If you’ve been arrested once for driving drunk, it’s not unlikely you’ll be caught again. The National Highway Traffic Safety Administration reports one-third of the 1.4 million drunk or impaired driving arrests each year involve repeat offenders. This fact alone is compelling evidence that DUI offenders should be required to install an ignition interlock, a simple device that won’t allow a car to start unless the driver first passes a breathalyzer test. New research proves they are effective.

The University of Pennsylvania study finds mandatory in-car breathalyzer tests saved an estimated 915 lives between the years 2007 and 2013. This represents a 15 percent reduction in drunk-driving related deaths compared to states without legislation requiring the ignition locks for DUI offenders, say the researchers.

Dr. Elinore J. Kaufman, lead author of the current study, and Dr. Douglas J. Wiebe, senior author, say accidents involving alcohol lead to 11,000 deaths each year and make up nearly 30 percent of all vehicular fatalities. Their research shows making ignition interlock devices mandatory for repeat DUI offenders would go a long way toward bringing down the numbers of these deaths.

One of the biggest supporters of mandatory ignition interlock devices is Mothers Against Drunk Driving (MADD), an organization founded in 1980 by a mom whose daughter was killed by a drunk driver. According to MADD, the average drunk driver has driven drunk 80 times before a first arrest. MADD also reports that, on any given day, more than two million drunk drivers who have had three or more prior convictions are on the road… with you!

The need to require convicted drunk drivers to prove they are sober before starting a car is evident to mothers and lawmakers in the 22 states where ignition interlock regulations apply to all drunk driving offenders. (All states mandate some use of these devices, with most states requiring them only under certain circumstances, such as a very high level of inebriation at first offense.) MADD estimates these laws have prevented 1.77 million attempts by a driver to drive with an illegal blood alcohol concentration (BAC) of .08 or higher.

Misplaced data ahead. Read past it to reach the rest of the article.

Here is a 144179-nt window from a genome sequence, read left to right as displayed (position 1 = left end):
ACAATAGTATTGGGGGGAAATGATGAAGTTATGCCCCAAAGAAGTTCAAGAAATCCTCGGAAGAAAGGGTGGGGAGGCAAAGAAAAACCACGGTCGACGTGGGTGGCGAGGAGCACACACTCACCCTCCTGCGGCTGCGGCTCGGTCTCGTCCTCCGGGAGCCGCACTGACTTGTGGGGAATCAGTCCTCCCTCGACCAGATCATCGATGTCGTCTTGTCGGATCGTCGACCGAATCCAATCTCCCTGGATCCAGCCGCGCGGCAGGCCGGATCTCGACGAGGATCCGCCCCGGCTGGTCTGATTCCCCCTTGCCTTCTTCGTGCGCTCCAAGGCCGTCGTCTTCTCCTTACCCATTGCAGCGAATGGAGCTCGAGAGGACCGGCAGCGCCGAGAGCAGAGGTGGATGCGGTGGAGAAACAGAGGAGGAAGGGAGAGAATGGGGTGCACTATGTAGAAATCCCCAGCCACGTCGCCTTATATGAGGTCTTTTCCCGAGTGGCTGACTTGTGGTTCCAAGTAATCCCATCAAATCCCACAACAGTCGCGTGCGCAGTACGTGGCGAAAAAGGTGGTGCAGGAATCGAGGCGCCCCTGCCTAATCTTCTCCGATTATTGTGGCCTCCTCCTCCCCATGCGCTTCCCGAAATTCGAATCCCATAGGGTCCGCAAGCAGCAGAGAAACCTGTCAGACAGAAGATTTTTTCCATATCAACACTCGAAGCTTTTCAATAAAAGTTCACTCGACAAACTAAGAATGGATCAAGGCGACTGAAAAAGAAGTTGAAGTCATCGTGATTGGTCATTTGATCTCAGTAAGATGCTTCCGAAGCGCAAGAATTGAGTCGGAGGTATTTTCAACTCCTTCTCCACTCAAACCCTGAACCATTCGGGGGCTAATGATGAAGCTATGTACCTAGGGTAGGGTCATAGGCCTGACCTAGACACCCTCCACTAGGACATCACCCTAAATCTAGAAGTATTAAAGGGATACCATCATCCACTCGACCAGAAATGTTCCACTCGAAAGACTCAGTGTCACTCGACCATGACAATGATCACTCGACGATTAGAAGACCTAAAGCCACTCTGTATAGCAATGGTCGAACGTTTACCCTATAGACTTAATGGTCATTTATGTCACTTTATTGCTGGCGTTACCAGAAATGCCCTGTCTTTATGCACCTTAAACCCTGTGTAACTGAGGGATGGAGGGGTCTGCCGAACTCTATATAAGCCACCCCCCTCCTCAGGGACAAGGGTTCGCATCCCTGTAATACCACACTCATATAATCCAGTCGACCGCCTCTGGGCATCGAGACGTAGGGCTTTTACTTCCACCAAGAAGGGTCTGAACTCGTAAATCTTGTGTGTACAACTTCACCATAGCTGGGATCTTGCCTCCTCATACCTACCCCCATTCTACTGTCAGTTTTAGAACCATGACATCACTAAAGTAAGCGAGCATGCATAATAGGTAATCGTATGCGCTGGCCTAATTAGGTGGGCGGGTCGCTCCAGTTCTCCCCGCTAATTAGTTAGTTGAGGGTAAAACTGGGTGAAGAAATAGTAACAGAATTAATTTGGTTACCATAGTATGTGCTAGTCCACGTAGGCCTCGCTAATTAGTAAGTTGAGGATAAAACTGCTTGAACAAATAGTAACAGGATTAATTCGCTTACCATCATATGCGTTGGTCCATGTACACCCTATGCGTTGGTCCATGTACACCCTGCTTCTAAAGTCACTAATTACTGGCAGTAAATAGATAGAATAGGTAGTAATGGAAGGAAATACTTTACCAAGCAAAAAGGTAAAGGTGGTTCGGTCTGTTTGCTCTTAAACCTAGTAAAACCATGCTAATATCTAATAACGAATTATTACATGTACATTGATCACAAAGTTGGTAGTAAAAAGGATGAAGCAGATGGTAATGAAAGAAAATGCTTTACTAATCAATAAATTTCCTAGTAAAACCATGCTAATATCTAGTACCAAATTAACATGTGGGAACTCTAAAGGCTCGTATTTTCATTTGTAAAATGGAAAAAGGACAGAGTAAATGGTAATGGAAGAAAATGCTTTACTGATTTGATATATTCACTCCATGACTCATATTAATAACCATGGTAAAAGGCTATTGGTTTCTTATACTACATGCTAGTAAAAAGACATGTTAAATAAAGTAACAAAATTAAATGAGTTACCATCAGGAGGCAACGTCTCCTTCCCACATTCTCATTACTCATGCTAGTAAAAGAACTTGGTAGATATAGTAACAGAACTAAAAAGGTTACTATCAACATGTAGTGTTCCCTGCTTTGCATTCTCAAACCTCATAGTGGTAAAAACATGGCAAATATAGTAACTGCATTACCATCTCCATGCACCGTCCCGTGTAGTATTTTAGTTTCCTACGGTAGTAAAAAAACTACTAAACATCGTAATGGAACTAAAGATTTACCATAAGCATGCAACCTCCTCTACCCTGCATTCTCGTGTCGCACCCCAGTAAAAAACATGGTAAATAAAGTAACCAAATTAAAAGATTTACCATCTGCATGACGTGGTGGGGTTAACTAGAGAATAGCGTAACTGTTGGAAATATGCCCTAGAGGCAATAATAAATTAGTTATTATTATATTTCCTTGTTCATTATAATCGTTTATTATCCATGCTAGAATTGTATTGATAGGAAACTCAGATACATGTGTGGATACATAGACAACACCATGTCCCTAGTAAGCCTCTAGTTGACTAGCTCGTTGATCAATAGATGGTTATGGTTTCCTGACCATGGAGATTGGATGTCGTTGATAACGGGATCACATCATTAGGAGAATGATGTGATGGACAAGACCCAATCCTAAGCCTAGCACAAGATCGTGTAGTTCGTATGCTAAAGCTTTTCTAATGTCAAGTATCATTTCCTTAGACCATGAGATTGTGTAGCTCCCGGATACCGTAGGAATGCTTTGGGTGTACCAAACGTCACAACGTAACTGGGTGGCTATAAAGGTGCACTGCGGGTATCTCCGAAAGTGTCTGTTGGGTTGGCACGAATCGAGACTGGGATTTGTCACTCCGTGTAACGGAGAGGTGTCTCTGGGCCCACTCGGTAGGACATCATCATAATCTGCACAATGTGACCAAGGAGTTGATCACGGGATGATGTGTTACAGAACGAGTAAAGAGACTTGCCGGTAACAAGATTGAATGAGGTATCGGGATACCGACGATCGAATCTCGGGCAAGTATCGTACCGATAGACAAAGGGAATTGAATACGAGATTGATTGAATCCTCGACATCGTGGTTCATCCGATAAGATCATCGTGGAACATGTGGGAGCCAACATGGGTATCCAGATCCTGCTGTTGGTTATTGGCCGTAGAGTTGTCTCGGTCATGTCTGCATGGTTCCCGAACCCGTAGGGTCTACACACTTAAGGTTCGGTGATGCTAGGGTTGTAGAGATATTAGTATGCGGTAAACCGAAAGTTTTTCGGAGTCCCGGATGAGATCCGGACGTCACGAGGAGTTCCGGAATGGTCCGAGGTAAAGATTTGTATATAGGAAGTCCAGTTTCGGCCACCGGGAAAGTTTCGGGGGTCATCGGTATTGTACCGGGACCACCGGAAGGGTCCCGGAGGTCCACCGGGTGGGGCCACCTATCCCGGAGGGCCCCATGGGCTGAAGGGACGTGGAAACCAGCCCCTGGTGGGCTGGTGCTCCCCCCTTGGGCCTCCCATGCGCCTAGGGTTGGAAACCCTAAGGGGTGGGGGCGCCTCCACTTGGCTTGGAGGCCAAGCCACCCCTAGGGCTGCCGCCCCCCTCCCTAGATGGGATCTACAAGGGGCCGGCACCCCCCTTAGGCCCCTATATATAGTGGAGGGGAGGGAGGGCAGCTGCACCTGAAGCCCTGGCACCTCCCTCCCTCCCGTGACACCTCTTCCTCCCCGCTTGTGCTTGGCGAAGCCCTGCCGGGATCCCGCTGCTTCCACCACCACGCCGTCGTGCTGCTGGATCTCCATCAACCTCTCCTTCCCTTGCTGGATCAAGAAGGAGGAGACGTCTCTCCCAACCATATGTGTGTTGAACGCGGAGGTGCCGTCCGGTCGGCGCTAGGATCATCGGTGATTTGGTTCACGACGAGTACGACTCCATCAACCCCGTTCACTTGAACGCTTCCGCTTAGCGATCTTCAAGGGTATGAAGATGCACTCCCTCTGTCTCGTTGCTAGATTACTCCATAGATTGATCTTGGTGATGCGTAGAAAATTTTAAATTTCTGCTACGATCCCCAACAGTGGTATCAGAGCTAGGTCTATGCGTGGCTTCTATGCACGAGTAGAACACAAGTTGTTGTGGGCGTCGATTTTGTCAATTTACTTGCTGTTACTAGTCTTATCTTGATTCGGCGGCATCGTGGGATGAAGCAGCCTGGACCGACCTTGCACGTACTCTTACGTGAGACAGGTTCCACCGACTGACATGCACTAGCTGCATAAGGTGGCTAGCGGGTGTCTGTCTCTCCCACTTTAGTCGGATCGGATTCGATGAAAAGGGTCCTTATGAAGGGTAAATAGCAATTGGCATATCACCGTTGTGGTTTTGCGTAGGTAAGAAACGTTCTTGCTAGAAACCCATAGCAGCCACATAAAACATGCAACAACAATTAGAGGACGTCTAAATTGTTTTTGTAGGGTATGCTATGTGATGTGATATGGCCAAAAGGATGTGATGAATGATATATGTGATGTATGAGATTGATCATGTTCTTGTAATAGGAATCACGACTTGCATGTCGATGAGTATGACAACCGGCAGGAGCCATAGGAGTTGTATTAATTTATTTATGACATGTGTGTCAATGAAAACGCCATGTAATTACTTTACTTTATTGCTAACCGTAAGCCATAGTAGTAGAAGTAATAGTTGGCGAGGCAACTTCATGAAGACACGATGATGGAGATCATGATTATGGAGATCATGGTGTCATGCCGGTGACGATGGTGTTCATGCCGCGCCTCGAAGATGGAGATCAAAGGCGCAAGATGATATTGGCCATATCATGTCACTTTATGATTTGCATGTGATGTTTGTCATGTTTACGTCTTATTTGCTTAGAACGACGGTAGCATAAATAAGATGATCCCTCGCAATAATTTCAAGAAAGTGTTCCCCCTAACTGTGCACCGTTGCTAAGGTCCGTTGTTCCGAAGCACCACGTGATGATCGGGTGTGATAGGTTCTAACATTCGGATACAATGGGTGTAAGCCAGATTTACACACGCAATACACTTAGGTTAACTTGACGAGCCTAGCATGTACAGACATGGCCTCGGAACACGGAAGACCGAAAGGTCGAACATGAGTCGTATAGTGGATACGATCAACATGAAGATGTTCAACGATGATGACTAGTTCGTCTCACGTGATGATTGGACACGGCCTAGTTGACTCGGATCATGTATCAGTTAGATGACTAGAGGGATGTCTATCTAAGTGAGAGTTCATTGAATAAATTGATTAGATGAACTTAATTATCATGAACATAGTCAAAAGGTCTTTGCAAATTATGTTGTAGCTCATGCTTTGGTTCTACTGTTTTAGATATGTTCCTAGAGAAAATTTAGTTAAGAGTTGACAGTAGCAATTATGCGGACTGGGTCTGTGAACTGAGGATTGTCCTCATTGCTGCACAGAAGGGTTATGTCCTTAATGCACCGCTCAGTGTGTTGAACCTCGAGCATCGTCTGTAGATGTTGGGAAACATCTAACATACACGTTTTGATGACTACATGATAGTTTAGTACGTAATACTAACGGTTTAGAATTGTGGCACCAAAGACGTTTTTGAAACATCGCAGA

To understand whether laws requiring DUI offenders deploy the ignition device have helped, the research duo requested data from the National Highway Traffic Safety Administration. Then, they examined the number of alcohol-related crash deaths in 18 states requiring ignition locks for everyone convicted of a DUI (as of 2013, the most recent statistical year) and compared this to the number of alcohol-related crash deaths in states without mandatory interlocks for all offenders.

Their analysis finds these laws are effective. States with mandatory locked-ignition laws reported the number of lives saved totaled 1 person for every 125,000 each year. This compares to 1 person saved for every 110,000 after airbags became a mandatory safety feature in cars; and 1 person saved for every 500,000 after the drinking age was raised from 17 to 21 years old.

As of 2010, about 300,000 interlock devices were in use nationwide, up from 100,000 just four years before, but they are still only used in about 30 percent of drunk driving convictions, wrote the authors. With faster, more compact designs in development, the authors recommend wide adoption to prevent needless injuries and deaths.

Source: Kaufman EJ, Weibe DJ. Impact of State Ignition Interlock Laws on Alcohol-Involved Crash Deaths in the United States. American Journal of Public Health. 2016.